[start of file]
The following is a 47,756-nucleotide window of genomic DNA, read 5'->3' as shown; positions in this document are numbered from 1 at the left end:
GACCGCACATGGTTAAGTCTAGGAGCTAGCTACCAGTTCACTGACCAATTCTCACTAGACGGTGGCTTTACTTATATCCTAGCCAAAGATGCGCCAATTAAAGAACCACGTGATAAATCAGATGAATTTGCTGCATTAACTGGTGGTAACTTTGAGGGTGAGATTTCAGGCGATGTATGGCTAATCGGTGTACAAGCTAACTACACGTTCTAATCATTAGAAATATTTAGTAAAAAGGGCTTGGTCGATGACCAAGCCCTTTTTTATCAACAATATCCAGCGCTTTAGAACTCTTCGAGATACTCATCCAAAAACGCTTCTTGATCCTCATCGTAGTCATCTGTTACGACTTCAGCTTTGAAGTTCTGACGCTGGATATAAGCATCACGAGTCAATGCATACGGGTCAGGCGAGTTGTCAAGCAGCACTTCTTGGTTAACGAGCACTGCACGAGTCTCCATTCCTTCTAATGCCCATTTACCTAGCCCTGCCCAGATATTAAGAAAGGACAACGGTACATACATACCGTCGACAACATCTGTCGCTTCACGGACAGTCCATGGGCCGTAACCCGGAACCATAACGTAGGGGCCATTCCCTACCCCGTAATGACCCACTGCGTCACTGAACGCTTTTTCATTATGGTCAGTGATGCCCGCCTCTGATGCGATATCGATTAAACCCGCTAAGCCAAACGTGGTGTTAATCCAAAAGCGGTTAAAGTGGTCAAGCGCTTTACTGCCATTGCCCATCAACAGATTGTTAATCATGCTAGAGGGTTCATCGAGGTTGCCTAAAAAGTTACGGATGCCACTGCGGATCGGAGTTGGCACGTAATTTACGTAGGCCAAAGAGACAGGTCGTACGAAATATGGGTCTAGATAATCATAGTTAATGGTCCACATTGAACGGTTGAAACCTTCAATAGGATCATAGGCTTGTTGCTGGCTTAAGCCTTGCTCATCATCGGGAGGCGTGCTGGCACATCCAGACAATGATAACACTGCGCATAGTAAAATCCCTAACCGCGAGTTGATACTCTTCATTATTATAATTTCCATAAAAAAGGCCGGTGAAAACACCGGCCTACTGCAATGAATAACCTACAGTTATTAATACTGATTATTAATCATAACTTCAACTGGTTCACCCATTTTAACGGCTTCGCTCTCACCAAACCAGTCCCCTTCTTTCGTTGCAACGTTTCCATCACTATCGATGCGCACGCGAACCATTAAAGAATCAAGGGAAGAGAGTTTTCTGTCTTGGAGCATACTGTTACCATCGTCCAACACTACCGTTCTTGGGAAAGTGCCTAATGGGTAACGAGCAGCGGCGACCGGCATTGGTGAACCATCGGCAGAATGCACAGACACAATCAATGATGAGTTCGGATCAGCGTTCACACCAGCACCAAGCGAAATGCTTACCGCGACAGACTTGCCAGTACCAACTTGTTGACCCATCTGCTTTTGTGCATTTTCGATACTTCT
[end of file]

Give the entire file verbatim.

The following is a 47,756-nucleotide window of genomic DNA, read 5'->3' as shown; positions in this document are numbered from 1 at the left end:
GACCGCACATGGTTAAGTCTAGGAGCTAGCTACCAGTTCACTGACCAATTCTCACTAGACGGTGGCTTTACTTATATCCTAGCCAAAGATGCGCCAATTAAAGAACCACGTGATAAATCAGATGAATTTGCTGCATTAACTGGTGGTAACTTTGAGGGTGAGATTTCAGGCGATGTATGGCTAATCGGTGTACAAGCTAACTACACGTTCTAATCATTAGAAATATTTAGTAAAAAGGGCTTGGTCGATGACCAAGCCCTTTTTTATCAACAATATCCAGCGCTTTAGAACTCTTCGAGATACTCATCCAAAAACGCTTCTTGATCCTCATCGTAGTCATCTGTTACGACTTCAGCTTTGAAGTTCTGACGCTGGATATAAGCATCACGAGTCAATGCATACGGGTCAGGCGAGTTGTCAAGCAGCACTTCTTGGTTAACGAGCACTGCACGAGTCTCCATTCCTTCTAATGCCCATTTACCTAGCCCTGCCCAGATATTAAGAAAGGACAACGGTACATACATACCGTCGACAACATCTGTCGCTTCACGGACAGTCCATGGGCCGTAACCCGGAACCATAACGTAGGGGCCATTCCCTACCCCGTAATGACCCACTGCGTCACTGAACGCTTTTTCATTATGGTCAGTGATGCCCGCCTCTGATGCGATATCGATTAAACCCGCTAAGCCAAACGTGGTGTTAATCCAAAAGCGGTTAAAGTGGTCAAGCGCTTTACTGCCATTGCCCATCAACAGATTGTTAATCATGCTAGAGGGTTCATCGAGGTTGCCTAAAAAGTTACGGATGCCACTGCGGATCGGAGTTGGCACGTAATTTACGTAGGCCAAAGAGACAGGTCGTACGAAATATGGGTCTAGATAATCATAGTTAATGGTCCACATTGAACGGTTGAAACCTTCAATAGGATCATAGGCTTGTTGCTGGCTTAAGCCTTGCTCATCATCGGGAGGCGTGCTGGCACATCCAGACAATGATAACACTGCGCATAGTAAAATCCCTAACCGCGAGTTGATACTCTTCATTATTATAATTTCCATAAAAAAGGCCGGTGAAAACACCGGCCTACTGCAATGAATAACCTACAGTTATTAATACTGATTATTAATCATAACTTCAACTGGTTCACCCATTTTAACGGCTTCGCTCTCACCAAACCAGTCCCCTTCTTTCGTTGCAACGTTTCCATCACTATCGATGCGCACGCGAACCATTAAAGAATCAAGGGAAGAGAGTTTTCTGTCTTGGAGCATACTGTTACCATCGTCCAACACTACCGTTCTTGGGAAAGTGCCTAATGGGTAACGAGCAGCGGCGACCGGCATTGGTGAACCATCGGCAGAATGCACAGACACAATCAATGATGAGTTCGGATCAGCGTTCACACCAGCACCAAGCGAAATGCTTACCGCGACAGACTTGCCAGTACCAACTTGTTGACCCATCTGCTTTTGTGCATTTTCGATACTTCT